EA Games is launching a new kernel-level anti-cheat system aimed at its PC games. The company says the new software will release alongside FIFA 23 later this year and has been developed in-house by EA Games developers.
The software is designed to protect EA titles from software mods and code tampering cheaters may use to exploit specific games. However, EA claims that not every one of its new titles will ship with this new anti-cheat software. In fact, the company will release the software on a case-by-case basis depending on how much online implementation it has.
Elise Murphy, Senior Director of game security at EA says:
“PC cheat developers have increasingly moved into the kernel, so we need to have kernel-mode protections to ensure fair play and tackle PC cheat developers on an even playing field. As tech-inclined video gamers ourselves, it is important to us to make sure that any kernel anti-cheat included in our games acts with a strong focus on the privacy and security of our gamers that use a PC.”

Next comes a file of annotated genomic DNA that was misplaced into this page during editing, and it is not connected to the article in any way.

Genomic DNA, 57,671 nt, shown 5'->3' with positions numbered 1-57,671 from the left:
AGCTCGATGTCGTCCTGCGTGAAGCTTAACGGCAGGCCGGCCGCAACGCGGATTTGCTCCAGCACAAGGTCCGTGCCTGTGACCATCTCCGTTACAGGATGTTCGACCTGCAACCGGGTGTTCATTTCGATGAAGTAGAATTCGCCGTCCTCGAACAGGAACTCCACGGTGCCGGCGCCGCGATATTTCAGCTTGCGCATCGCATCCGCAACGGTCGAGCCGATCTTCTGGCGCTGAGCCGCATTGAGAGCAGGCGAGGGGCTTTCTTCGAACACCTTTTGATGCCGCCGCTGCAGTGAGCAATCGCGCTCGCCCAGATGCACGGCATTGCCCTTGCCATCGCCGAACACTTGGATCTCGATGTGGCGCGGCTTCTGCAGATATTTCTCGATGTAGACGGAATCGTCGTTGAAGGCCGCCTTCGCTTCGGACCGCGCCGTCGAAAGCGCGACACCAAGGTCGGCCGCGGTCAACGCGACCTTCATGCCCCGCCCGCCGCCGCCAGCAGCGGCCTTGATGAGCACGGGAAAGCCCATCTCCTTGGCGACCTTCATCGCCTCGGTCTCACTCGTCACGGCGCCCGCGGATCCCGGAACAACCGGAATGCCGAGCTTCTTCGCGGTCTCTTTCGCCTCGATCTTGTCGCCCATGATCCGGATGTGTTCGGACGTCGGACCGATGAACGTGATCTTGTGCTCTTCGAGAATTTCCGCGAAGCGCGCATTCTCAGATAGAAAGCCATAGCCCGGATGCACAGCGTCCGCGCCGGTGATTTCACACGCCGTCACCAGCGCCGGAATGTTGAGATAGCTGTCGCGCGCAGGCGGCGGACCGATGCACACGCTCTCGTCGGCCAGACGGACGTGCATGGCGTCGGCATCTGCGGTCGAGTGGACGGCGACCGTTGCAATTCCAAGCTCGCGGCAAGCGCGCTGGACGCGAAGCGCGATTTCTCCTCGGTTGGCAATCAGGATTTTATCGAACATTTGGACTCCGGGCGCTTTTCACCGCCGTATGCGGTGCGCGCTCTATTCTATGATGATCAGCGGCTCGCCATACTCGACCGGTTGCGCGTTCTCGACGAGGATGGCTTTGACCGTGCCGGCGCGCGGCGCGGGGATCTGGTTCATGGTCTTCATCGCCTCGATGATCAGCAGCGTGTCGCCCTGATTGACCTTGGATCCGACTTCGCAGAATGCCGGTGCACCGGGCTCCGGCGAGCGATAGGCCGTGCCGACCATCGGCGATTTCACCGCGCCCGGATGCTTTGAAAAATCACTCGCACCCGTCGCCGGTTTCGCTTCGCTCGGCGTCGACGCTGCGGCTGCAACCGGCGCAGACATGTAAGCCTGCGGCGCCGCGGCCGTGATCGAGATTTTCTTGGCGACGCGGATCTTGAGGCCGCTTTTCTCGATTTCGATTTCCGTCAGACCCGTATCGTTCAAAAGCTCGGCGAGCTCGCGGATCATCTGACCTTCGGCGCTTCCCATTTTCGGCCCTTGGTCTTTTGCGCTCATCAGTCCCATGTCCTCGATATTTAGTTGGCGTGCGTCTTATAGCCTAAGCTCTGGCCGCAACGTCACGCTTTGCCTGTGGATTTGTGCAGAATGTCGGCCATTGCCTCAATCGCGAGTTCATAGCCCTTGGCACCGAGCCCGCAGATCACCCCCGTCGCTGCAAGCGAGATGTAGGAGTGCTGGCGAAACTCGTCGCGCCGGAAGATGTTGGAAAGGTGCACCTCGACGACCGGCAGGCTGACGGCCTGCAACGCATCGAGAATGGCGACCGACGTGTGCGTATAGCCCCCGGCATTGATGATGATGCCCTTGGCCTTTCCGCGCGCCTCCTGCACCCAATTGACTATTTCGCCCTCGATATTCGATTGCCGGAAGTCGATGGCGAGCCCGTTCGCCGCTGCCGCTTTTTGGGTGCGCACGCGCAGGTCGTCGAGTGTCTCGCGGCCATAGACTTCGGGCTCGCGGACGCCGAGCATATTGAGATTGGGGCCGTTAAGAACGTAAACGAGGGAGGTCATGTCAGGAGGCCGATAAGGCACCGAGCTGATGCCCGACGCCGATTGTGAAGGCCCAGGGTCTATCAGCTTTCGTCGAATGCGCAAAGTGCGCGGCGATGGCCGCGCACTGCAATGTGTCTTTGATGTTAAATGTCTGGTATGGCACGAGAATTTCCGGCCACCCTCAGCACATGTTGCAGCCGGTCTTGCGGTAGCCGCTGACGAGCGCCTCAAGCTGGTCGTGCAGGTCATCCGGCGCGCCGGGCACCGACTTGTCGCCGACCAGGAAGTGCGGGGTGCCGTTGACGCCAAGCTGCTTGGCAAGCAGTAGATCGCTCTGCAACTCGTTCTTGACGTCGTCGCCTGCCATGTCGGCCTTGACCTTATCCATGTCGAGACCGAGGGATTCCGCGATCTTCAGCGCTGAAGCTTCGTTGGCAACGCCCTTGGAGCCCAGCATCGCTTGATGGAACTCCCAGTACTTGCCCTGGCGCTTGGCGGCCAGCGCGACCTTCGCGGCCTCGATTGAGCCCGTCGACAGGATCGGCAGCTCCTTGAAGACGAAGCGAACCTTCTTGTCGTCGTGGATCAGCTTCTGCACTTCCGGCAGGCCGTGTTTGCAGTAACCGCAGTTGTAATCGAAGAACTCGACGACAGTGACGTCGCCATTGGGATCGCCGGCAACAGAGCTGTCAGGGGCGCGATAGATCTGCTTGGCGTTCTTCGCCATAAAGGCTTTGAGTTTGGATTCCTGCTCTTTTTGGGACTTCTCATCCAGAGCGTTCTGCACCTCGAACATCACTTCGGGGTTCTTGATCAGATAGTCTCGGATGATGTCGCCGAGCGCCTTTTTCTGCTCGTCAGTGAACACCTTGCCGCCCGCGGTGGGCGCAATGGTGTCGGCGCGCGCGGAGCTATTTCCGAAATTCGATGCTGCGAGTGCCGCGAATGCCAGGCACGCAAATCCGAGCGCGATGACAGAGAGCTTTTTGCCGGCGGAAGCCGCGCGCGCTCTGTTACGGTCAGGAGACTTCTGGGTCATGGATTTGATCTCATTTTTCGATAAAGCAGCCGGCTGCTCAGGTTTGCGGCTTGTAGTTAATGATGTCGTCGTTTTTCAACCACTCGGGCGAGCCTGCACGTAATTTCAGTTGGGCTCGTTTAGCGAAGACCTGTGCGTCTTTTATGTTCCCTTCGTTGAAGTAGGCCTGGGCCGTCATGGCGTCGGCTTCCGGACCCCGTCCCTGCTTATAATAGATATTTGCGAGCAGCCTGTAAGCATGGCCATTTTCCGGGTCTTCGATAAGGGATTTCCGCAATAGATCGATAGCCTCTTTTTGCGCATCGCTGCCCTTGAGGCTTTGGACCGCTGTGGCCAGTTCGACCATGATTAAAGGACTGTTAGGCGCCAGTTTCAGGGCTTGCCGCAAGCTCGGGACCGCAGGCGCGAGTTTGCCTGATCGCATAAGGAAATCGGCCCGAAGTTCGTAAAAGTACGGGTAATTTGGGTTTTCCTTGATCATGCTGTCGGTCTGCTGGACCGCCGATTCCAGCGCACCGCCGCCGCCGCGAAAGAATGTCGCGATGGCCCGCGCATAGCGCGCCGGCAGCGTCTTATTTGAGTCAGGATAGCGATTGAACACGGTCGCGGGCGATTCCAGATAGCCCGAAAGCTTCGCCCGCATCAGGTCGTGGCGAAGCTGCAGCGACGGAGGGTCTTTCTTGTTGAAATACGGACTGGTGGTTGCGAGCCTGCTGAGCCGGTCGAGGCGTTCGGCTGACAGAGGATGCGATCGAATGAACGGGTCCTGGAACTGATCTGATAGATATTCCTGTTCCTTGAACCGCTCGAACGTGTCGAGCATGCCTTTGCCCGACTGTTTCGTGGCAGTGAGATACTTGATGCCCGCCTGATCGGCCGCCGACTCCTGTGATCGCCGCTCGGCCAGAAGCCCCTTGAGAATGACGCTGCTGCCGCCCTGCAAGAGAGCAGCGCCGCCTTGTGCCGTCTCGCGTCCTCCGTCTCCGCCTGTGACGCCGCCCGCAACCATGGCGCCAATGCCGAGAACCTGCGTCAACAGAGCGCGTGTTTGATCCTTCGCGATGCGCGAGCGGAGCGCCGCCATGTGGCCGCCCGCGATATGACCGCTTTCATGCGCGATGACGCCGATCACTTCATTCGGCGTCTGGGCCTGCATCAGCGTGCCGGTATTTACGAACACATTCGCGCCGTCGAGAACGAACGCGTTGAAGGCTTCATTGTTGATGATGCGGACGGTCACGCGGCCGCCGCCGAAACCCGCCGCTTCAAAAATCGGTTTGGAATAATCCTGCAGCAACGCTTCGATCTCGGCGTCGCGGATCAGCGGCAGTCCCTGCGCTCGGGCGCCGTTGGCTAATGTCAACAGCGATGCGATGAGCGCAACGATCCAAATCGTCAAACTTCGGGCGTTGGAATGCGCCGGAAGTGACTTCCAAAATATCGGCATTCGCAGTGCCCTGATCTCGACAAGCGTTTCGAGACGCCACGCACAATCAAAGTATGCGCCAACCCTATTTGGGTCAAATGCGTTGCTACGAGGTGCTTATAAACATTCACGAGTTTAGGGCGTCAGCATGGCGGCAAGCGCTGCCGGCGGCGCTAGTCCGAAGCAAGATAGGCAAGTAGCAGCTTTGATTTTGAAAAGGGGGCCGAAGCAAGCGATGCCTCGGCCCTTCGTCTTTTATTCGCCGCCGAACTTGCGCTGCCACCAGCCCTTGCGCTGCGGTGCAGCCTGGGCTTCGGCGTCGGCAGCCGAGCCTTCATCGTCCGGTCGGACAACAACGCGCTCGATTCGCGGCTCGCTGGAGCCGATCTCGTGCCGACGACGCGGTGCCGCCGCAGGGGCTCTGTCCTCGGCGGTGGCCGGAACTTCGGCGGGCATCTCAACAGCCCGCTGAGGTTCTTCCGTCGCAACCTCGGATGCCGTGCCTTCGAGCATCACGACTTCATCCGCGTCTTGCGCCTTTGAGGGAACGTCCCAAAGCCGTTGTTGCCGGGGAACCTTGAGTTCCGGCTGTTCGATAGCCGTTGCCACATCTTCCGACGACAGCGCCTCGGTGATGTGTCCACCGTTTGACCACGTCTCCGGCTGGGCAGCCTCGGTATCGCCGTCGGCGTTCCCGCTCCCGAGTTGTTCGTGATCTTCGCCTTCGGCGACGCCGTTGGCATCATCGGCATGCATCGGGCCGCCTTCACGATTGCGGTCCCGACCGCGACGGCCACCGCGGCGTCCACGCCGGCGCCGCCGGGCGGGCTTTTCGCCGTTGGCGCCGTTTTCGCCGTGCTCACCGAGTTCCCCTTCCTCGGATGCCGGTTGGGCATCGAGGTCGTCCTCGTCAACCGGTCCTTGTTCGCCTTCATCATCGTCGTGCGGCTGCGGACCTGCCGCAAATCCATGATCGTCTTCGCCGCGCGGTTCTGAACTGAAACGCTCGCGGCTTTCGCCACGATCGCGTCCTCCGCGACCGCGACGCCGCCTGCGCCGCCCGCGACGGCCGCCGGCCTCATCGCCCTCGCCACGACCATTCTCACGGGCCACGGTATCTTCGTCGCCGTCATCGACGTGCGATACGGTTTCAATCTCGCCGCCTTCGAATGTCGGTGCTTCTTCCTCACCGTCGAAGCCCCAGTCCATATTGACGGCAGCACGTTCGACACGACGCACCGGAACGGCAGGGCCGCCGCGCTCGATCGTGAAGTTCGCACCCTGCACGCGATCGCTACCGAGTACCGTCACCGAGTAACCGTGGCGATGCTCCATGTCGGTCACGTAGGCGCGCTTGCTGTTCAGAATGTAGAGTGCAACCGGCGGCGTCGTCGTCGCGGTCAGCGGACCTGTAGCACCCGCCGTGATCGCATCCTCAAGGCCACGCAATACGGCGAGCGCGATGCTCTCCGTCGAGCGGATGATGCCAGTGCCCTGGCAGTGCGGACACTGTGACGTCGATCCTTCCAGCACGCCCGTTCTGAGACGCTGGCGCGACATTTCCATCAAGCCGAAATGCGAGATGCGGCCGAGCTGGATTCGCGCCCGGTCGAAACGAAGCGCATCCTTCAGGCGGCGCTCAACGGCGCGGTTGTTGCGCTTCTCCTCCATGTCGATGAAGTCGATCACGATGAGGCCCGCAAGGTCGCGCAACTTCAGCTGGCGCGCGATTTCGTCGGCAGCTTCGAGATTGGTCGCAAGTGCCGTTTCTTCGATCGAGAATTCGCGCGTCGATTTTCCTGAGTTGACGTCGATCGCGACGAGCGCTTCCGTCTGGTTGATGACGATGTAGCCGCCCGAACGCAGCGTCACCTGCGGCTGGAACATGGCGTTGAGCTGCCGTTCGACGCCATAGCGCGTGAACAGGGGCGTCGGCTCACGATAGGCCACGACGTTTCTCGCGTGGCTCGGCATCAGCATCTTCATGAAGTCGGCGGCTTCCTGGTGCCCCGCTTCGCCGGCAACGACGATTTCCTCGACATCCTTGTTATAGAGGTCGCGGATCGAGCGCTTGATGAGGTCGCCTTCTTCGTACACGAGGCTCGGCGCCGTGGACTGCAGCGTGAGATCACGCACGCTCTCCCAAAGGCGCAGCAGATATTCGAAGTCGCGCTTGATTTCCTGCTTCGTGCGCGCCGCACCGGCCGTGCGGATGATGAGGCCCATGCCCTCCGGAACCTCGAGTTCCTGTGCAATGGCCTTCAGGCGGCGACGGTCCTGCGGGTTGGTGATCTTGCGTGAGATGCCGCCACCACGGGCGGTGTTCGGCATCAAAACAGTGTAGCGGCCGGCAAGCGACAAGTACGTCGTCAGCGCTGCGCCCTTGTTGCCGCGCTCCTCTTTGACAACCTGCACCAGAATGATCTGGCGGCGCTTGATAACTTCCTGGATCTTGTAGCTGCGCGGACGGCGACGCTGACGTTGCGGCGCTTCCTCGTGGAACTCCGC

Not only do kernel-level cheats have major risks involved when it comes to game exploits, but they also have privacy and security issues due to the fact that the drivers which power the cheats run at an incredibly high level of security which may gains access to personal information. Developers have to tackle these exploits as soon as possible to avoid data leaks.
EA stressed that managing the kernel-level protection is vital for the company and even more important for competitive games. This includes the likes of FIFA 23 and the Battlefield series.
“Unfortunately, the last few years have seen a large increase in cheats and cheat techniques operating in kernel-mode, so the only reliable way to detect and block these is to have our anti-cheat operate there as well.”
EA says that the new anti-cheat software only runs when a game with the new EAAC protection is running. It will then shut down once users close the game. In addition, the new EAAC will not collect any personal information whatsoever.
“EAAC does not gather any information about your browsing history, applications that are not connected to EA games, or anything that is not directly related to anti-cheat protection,”
Source: EA Blog